Lebanon gets a new cabinet; challenges remain

December 25, 2016
Lebanese Prime Minister Saad Hariri (L)

Beirut - The Lebanese political dy­namic that emerged with the election of Michel Aoun as president seven weeks ago was reinforced by the formation of a national ac­cord cabinet that comprises mem­bers of most of the country’s politi­cal groups, including the powerful Iran-backed Hezbollah.
The 30-member cabinet, an­nounced by Prime Minister Saad Hariri on December 18th, will have to deal with many pressing is­sues after almost two-and-a-half years of political paralysis. Among these are the fallout from the war in neighbouring Syria, maintain­ing the country’s security, reviving the stagnant economy, attracting much-needed investment and host­ing nearly 1.5 million Syrian refu­gees.
However, the cabinet’s main task will be preparing for parliamentary elections — the first in eight years — due in May. Hariri said the gov­ernment’s “first mission” was to work with the parliament to draft an electoral law that would secure “proportional and right representa­tion”. That would mean meeting a demand by Aoun, an ally of Hezbollah, for greater Christian represen­tation.
The battle is also about securing a majority in the next parliament, which, if stripped away from Hariri and his anti-Syria/Iran allies, would give Hezbollah and its supporters the upper hand in the legislative council, too.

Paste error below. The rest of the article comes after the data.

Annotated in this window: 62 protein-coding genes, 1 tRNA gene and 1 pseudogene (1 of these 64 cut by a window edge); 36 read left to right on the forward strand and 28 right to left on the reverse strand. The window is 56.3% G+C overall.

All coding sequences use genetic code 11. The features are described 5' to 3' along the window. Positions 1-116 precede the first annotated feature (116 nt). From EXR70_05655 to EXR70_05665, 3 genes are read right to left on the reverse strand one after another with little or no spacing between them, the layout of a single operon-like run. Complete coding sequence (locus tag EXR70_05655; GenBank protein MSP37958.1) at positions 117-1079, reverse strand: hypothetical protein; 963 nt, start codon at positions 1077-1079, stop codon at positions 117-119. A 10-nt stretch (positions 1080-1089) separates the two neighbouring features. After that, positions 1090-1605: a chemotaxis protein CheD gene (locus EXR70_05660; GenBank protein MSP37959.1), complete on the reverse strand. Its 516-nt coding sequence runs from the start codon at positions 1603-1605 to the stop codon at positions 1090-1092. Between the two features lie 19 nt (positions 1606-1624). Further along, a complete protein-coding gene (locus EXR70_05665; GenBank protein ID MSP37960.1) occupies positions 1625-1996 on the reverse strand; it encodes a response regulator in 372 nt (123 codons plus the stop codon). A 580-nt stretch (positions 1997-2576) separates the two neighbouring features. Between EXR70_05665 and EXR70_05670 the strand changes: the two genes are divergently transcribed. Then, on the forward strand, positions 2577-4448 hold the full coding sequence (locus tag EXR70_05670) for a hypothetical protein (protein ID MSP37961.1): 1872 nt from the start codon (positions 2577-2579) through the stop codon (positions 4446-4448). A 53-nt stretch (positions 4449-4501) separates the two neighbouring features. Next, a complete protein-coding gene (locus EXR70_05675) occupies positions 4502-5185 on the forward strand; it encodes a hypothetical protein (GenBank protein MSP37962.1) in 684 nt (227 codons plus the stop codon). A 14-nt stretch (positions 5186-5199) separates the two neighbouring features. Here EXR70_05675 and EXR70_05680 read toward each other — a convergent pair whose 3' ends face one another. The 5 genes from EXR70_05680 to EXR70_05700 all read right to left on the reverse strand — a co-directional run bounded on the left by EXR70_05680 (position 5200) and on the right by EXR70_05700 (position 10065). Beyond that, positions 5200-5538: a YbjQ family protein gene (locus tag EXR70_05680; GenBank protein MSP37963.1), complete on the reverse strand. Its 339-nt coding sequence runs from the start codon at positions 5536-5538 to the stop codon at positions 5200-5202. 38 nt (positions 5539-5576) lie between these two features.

Hezbollah got its usual two port­folios — this time the ministries of Industry and Sports — in the new cabinet but its pro Syria/Iran allies have the Foreign, Defence and Jus­tice ministries, indicating Hezbol­lah’s influence is likely to increase on that front.
The new government includes 23 newcomers, among them Enaya Ezzeddine, who wears the veil, as minister for Administrative De­velopment. The appointment of a man, Jean Ogasapian, as the minis­ter in charge of Women’s Affairs, has been criticised. As has the choice of retired judge Salim Jreissati, a Christian, as Justice minister. He assisted the legal defence of Hez­bollah members tried in absentia by the Special Tribunal in The Hague for the 2005 assassination of former prime minister Rafik Hariri, Saad’s father.
The new cabinet still must be ap­proved by parliament.
Lebanese hopes have been re­vived by the positive political devel­opment in the country but neither the new cabinet nor the electoral law being drafted by the ruling par­ties themselves is likely to bring about major change, analysts say.